Fire departments in Milwaukee County tracking overdoses
MILWAUKEE COUNTY (CBS 58) -- The Milwaukee County Medical Examiner says eight more people died from a probable overdose over the weekend bringing the total number of overdoses this year to 251.
In Milwaukee County, several fire departments are now tracking these overdoses using the Overdose Detection Mapping Application Program (ODMAP).
These 9 Milwaukee County Fire Departments began using ODMAP in June:
- Franklin Fire Department
- Greendale Fire Department
- Greenfield Fire Department
- Hales Corners Fire Department
- North Shore Fire/Rescue
- Oak Creek Fire Department
- St. Francis Fire Department
- South Milwaukee Fire Department
- Wauwatosa Fire Department
Milwaukee, West Allis, and Cudahy Fire Departments are in the process of using ODMAP, but are not currently.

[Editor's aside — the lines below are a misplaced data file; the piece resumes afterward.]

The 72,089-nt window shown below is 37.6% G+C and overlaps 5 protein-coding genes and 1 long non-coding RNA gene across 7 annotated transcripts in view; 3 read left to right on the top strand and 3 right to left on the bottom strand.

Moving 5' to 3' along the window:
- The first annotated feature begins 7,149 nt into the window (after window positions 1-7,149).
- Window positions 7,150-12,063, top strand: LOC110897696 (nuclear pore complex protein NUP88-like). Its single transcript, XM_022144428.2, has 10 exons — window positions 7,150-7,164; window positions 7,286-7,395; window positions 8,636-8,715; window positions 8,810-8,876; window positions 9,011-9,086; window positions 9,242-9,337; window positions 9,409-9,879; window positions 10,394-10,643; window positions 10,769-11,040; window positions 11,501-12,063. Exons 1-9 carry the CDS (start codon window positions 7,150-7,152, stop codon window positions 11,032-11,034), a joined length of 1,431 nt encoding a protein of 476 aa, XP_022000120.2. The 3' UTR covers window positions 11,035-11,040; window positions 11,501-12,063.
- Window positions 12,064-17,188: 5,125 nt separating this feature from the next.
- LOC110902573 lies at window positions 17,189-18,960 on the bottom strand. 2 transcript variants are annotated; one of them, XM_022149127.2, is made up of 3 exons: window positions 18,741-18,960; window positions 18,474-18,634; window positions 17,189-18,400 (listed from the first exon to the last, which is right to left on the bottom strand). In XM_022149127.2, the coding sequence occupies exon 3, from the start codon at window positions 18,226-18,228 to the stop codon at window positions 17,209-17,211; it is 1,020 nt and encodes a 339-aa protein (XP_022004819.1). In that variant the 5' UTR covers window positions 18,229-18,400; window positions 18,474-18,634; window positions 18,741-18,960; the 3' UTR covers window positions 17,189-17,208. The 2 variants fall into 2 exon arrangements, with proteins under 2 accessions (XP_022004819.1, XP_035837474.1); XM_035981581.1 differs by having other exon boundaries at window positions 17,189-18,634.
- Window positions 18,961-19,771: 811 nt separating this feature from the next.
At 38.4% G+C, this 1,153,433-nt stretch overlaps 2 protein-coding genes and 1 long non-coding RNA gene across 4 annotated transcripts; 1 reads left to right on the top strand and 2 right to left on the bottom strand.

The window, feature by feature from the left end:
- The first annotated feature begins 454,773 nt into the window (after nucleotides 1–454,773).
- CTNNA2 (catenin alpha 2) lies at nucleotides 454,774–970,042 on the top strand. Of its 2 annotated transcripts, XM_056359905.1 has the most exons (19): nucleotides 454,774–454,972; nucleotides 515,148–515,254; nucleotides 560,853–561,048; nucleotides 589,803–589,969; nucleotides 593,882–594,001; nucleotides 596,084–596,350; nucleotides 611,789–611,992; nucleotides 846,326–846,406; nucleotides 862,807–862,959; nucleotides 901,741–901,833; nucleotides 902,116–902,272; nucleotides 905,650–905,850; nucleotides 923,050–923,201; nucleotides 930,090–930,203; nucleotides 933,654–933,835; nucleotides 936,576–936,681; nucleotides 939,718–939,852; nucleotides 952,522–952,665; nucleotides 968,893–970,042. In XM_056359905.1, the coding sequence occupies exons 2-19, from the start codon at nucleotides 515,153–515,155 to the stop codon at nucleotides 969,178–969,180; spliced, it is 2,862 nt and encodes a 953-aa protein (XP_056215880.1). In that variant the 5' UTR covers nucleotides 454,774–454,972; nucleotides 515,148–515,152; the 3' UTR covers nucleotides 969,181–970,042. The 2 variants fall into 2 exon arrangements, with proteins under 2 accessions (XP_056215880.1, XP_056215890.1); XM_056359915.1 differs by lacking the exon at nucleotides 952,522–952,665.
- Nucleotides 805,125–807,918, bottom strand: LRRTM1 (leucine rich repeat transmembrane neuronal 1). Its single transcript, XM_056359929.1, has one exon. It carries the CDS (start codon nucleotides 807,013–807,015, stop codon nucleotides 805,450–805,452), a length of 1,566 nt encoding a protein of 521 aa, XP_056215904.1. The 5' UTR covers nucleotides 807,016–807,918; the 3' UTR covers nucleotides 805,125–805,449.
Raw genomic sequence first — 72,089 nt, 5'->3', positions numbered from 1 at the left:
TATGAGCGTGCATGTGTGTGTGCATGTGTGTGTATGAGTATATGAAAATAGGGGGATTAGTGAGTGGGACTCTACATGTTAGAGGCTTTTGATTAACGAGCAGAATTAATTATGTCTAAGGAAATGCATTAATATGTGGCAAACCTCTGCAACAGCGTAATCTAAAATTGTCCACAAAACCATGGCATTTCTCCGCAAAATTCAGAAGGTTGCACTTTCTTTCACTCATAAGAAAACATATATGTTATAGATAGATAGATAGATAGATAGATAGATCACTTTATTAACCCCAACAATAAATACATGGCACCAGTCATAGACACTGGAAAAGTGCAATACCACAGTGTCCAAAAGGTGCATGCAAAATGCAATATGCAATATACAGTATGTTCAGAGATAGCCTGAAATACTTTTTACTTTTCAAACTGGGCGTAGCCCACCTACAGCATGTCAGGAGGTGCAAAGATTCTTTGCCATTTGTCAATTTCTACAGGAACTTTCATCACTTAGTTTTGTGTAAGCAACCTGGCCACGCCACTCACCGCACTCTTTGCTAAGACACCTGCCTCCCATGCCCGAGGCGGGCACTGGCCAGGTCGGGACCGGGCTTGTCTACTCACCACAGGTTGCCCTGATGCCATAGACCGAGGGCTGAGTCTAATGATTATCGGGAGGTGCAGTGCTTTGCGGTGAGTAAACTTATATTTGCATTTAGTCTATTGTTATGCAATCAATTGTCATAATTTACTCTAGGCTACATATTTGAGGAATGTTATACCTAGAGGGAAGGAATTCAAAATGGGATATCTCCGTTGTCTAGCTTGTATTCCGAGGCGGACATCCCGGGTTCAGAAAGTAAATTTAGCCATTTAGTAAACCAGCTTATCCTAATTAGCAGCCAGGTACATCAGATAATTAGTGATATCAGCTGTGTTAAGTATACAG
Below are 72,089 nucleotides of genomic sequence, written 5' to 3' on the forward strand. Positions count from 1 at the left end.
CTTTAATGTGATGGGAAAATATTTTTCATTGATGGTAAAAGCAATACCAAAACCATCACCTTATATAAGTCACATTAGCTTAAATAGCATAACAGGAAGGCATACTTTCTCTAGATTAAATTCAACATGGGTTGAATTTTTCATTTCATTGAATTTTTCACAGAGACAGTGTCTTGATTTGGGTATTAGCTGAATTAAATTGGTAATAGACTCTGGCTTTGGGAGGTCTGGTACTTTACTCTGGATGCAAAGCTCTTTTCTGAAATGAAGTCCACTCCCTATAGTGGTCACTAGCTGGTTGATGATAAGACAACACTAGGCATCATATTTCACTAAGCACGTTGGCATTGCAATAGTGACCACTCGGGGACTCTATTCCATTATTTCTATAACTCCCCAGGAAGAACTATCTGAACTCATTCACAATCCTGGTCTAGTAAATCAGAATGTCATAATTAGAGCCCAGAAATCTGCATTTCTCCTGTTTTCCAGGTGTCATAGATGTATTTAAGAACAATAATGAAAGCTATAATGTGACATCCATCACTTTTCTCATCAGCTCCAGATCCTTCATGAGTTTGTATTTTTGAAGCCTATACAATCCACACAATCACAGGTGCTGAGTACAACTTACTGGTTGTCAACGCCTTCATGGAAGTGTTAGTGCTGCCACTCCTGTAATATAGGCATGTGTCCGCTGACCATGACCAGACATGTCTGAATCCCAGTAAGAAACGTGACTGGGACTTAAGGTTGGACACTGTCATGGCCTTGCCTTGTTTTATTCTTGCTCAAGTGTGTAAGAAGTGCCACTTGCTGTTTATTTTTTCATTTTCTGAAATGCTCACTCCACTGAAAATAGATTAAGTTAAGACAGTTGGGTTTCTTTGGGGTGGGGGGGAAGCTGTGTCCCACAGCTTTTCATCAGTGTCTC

Here is how the ODMAP works: After treating an overdose patient, first responders fill out a quick questionnaire about the incident, answering questions relating to who was involved, where it happened, what the suspected drug is, if Narcan was administered and if the patient survived. Within seconds the information is sent to a database which puts the information into a map.
The information is sent to the Milwaukee County Office of Emergency Management and to a federal drug tracking program, allowing officials to see if there is a spike in a certain area or if there are any trends in drug behavior. This allows them to mobilize a public health response to any sort of increase or trend in overdoses.
Before ODMAP, agencies would have to wait to get data from reports that were filed later. The Milwaukee County Medical Examiner’s office said tracking overdoses is very important.
“It lets us know what is available in our communities, what people are being exposed to and what’s causing the deaths of people in our community that is drug related,” Sara Schreiber, Milwaukee County Medical Examiner’s Office Forensic Technical Director, said.
So far in Milwaukee County this year 251 people have died from overdoses, 203 of those people overdosed on opioids.
“When I first started a long time ago the Narcan didn’t come out of our kit,” Franklin Fire Department Assistant Chief Patrick Hays said. “Now there are times were finding it’s constantly being used.”